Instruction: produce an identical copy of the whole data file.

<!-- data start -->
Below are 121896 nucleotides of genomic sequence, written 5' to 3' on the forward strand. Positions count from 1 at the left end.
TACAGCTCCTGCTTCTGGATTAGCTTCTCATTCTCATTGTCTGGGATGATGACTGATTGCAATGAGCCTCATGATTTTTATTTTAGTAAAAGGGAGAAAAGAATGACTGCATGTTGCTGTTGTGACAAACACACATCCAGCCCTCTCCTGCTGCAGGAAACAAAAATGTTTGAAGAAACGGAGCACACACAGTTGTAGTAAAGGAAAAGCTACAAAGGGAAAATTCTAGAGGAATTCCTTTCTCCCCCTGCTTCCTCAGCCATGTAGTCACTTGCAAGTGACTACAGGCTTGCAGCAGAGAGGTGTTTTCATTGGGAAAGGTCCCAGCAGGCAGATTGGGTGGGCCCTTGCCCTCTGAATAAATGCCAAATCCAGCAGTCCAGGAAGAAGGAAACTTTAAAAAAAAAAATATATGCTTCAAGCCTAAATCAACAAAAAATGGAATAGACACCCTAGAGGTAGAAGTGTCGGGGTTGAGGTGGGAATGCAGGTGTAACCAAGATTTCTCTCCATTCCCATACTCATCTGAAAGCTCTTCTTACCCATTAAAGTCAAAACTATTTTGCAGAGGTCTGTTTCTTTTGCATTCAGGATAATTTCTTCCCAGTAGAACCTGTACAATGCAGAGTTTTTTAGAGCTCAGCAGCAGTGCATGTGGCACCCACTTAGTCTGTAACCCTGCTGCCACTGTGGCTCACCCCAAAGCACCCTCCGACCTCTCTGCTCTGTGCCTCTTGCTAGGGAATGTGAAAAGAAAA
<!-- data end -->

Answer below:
Below are 121896 nucleotides of genomic sequence, written 5' to 3' on the forward strand. Positions count from 1 at the left end.
TACAGCTCCTGCTTCTGGATTAGCTTCTCATTCTCATTGTCTGGGATGATGACTGATTGCAATGAGCCTCATGATTTTTATTTTAGTAAAAGGGAGAAAAGAATGACTGCATGTTGCTGTTGTGACAAACACACATCCAGCCCTCTCCTGCTGCAGGAAACAAAAATGTTTGAAGAAACGGAGCACACACAGTTGTAGTAAAGGAAAAGCTACAAAGGGAAAATTCTAGAGGAATTCCTTTCTCCCCCTGCTTCCTCAGCCATGTAGTCACTTGCAAGTGACTACAGGCTTGCAGCAGAGAGGTGTTTTCATTGGGAAAGGTCCCAGCAGGCAGATTGGGTGGGCCCTTGCCCTCTGAATAAATGCCAAATCCAGCAGTCCAGGAAGAAGGAAACTTTAAAAAAAAAAATATATGCTTCAAGCCTAAATCAACAAAAAATGGAATAGACACCCTAGAGGTAGAAGTGTCGGGGTTGAGGTGGGAATGCAGGTGTAACCAAGATTTCTCTCCATTCCCATACTCATCTGAAAGCTCTTCTTACCCATTAAAGTCAAAACTATTTTGCAGAGGTCTGTTTCTTTTGCATTCAGGATAATTTCTTCCCAGTAGAACCTGTACAATGCAGAGTTTTTTAGAGCTCAGCAGCAGTGCATGTGGCACCCACTTAGTCTGTAACCCTGCTGCCACTGTGGCTCACCCCAAAGCACCCTCCGACCTCTCTGCTCTGTGCCTCTTGCTAGGGAATGTGAAAAGAAAA